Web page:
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Women Interagency HIV Study Report

Incidence of Lipoatrophy and Lipohypertrophy in the Study

March 14, 2003

A note from TheBody.com: Since this article was written, the HIV pandemic has changed, as has our understanding of HIV/AIDS and its treatment. As a result, parts of this article may be outdated. Please keep this in mind, and be sure to visit other parts of our site for more recent information!

Fat distribution changes including central fat gain and/or peripheral fat loss, often referred to as "lipodystrophy syndrome," have been linked with HIV infection and are the focus of increasing concern. The study investigated the incidence of lipoatrophy (LA) and lipohypertrophy (LH) (fat gain) in HIV+ and HIV-women from the Women's Interagency HIV Study (WIHS), a prospective multi-site study of the progression of HIV infection in women.

Researchers included 1,057 HIV+ and HIV- women with prospective data collected semiannually on self-report of change (bi-directional) in body fat, anthropometric measurements, weight and bioelectric impedance analysis beginning in 1999 in the incidence analysis over an 18-months (mo) period (WIHS semiannual visits 11 to 14). The WIHS study consists mostly of African-American and Latino women. LA and LH were defined by self-report of either a decrease or an increase in a body fat region over the previous 6 months confirmed by change in the corresponding anthropometric measurement. Both LA and LH were studied peripherally (arms, legs, buttocks) and centrally (waist, chest, and upper back).

HIV+ and HIV- women had similar distributions of age, race, and height. Over an 18-month period, mean weight increased at a rate of 0.7 kg per visit in HIV- women and total body fat increased at a rate of 1.2 percent per visit but both remained stable in HIV+ women. Among HIV+ women, the incidence of both peripheral LA (relative hazard [RH] = 2.4) and central LA (RH = 2.1) were double that of HIV- women. So, although weight and total body fat in HIV+ women remained the same, peripheral and central fat loss occurred. Similar to the FRAM findings in men, the incidence of peripheral LH (fat gain) was lower (RH = 0.6) among HIV+ compared to HIV- women, while the incidence of central LH was similar in HIV+ and HIV- women. The majority of the combined outcomes were either combined peripheral LA and central LA or combined peripheral LH and central LH.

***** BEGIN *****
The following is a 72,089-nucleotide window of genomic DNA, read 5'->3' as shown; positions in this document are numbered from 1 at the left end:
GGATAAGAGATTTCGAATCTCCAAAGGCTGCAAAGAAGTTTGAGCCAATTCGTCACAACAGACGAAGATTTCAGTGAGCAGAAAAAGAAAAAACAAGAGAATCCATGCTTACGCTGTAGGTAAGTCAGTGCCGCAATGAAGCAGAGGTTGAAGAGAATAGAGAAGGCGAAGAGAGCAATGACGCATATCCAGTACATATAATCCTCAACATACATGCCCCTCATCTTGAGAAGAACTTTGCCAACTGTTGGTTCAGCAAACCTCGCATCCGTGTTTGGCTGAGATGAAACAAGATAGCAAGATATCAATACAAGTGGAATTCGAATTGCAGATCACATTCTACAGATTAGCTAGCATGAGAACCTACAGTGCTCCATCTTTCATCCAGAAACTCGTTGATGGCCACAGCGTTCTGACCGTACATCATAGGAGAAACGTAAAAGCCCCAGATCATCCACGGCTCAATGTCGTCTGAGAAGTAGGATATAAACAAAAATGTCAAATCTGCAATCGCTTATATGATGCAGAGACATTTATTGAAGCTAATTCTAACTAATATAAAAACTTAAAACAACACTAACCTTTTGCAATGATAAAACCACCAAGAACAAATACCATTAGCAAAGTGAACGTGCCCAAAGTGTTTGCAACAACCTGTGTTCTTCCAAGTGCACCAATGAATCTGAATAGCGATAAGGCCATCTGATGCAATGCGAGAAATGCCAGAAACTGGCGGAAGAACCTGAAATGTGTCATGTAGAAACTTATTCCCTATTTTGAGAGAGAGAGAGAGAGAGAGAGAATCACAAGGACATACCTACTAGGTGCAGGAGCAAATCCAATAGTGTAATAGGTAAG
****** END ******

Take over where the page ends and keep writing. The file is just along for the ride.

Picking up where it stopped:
The study authors concluded that these prospective data suggest that LA affecting both peripheral and central sites predominate in women with HIV. The simultaneous occurrence of peripheral LA and central LH was not common in these women. These findings are similar to those from FRAM.

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Abst. 736. Retrovirus Conference, Feb 10-14, Boston, MA. P. C. Tien1, S. R. Cole2, C. M. Williams3, R. Li2, J. Justman4, M. H. Cohen5, M. Young6, N. Rubin7, M. Augenbraun8, C. Grunfeld1. 1Univ of California at San Francisco; 2Johns Hopkins Univ, Baltimore, MD; 3Natl Inst of Allergy and Infectious Diseases, NIH, Bethesda, MD; 4Bronx-Lebanon Hosp Ctr, Bronx, NY; 5Cook County Hosp, Chicago, IL; 6Georgetown Univ Med Ctr, Washington, DC; 7Univ of Southern California, Los Angeles; and 8State Univ of New York-Downstate Med Ctr, Brooklyn

Jules Levin is reporting from NATAP.


A note from TheBody.com: Since this article was written, the HIV pandemic has changed, as has our understanding of HIV/AIDS and its treatment. As a result, parts of this article may be outdated. Please keep this in mind, and be sure to visit other parts of our site for more recent information!



  
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This article was provided by Seattle Treatment Education Project. It is a part of the publication STEP Ezine.
 
See Also
An HIVer's Guide to Metabolic Complications
What Did You Expect While You Were Expecting?
HIV/AIDS Resource Center for Women
More on Metabolic Complications in HIV-Positive Women
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